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Dueling largely fell out of favor in England by the mid-19th century and in Continental Europe by the turn of the 20th century.Dueling declined in the Eastern United States in the 19th century and by the time the American Civil War broke out, dueling had begun to decline, even in the South.The cultivated art of politeness demanded that there should be no outward displays of anger or violence, and the concept of honour became more personalized.By the 1770s the practice of dueling was increasingly coming under attack from many sections of enlightened society, as a violent relic of Europe's medieval past unsuited for modern life.During the 17th and 18th centuries (and earlier), duels were mostly fought with swords (the rapier, and later the smallsword), but beginning in the late 18th century in England, duels were more commonly fought using pistols.Fencing and pistol duels continued to co-exist throughout the 19th century. Duels were fought not so much to kill the opponent as to gain "satisfaction", that is, to restore one's honor by demonstrating a willingness to risk one's life for it, and as such the tradition of dueling was originally reserved for the male members of nobility; however, in the modern era it extended to those of the upper classes generally.A duel is an arranged engagement in combat between two people, with matched weapons, in accordance with agreed-upon rules.Duels in this form were chiefly practiced in early modern Europe with precedents in the medieval code of chivalry, and continued into the modern period (19th to early 20th centuries) especially among military officers.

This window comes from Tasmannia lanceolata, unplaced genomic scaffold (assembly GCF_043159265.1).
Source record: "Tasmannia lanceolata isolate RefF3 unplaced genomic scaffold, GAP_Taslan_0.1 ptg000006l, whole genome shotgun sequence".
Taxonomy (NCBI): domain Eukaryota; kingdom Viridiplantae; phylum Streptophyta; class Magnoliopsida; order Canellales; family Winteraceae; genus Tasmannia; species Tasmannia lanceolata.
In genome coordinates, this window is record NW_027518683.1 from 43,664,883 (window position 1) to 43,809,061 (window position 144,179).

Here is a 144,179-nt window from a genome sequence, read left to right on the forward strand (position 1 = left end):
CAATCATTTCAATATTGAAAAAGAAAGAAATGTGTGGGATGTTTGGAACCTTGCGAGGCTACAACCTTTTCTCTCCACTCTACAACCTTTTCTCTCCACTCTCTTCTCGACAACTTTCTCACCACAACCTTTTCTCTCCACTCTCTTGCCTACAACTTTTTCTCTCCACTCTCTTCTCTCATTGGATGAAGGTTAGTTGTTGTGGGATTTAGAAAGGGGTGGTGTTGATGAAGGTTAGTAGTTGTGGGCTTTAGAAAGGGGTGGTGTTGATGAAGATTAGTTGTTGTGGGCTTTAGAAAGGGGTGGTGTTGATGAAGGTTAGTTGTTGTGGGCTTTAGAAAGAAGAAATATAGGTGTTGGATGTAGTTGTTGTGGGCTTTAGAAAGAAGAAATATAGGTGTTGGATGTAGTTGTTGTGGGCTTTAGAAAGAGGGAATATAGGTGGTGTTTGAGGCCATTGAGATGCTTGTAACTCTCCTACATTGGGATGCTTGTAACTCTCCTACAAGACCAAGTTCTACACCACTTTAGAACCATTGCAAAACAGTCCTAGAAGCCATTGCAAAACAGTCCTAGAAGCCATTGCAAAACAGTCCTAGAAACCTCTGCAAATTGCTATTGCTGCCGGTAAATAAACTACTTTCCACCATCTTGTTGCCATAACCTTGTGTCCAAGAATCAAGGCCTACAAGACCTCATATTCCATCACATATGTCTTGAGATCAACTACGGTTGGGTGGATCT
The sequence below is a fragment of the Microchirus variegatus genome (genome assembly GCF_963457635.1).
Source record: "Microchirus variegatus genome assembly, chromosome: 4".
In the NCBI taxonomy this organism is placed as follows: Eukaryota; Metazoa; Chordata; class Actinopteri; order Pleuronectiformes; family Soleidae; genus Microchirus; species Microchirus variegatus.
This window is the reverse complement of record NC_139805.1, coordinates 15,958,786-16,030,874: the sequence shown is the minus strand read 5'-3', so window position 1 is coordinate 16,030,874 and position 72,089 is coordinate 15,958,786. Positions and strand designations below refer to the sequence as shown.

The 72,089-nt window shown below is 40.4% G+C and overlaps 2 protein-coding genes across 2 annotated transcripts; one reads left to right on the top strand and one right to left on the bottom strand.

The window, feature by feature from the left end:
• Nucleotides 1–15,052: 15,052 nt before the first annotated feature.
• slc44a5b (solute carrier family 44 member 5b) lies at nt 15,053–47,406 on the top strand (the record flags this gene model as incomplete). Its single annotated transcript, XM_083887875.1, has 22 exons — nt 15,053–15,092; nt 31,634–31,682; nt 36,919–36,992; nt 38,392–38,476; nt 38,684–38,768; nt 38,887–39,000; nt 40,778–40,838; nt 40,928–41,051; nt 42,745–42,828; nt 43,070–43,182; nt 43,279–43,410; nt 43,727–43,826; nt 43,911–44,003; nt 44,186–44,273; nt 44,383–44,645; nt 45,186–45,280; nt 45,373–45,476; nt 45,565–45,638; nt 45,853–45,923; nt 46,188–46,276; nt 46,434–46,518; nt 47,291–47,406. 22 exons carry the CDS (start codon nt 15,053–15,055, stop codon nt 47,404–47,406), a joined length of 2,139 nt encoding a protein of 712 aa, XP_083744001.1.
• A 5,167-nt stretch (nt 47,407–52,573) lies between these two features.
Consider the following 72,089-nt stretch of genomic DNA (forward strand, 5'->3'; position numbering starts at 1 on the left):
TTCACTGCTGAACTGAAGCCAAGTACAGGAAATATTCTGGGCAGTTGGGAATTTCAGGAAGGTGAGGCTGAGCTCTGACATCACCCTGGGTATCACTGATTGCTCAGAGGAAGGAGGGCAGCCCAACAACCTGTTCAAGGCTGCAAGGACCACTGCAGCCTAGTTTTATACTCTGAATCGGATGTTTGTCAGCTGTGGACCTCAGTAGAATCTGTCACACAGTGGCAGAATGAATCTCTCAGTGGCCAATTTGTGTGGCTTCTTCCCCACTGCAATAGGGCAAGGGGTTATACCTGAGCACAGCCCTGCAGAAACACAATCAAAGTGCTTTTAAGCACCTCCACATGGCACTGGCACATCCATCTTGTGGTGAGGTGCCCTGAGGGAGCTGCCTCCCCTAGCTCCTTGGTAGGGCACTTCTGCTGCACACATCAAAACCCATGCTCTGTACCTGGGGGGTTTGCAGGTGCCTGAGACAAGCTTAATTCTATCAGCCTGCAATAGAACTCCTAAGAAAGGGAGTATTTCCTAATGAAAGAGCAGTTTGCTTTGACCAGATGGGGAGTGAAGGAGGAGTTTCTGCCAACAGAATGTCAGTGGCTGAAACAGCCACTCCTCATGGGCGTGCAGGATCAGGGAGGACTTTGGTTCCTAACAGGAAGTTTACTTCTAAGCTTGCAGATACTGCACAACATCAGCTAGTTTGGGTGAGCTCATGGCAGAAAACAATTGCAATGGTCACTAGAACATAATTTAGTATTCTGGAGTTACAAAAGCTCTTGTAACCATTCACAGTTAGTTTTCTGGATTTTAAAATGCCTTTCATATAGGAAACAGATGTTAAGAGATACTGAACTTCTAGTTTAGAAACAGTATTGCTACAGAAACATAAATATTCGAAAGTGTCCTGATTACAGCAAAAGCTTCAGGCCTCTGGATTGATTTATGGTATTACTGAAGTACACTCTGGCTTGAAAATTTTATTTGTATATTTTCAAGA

From the early 17th century, duels became illegal in the countries where they were practiced.

However, the tradition had become deeply rooted in European culture as a prerogative of the aristocracy, and these attempts largely failed.

For example, King Louis XIII of France outlawed dueling in 1626, a law which remained in force for ever afterwards, and his successor Louis XIV intensified efforts to wipe out the duel.

Roth also notes that thousands of men in the Southern United States "died protecting what they believed to be their honor." The first published code duello, or "code of dueling", appeared in Renaissance Italy.

The first formalized national code was France's, during the Renaissance.

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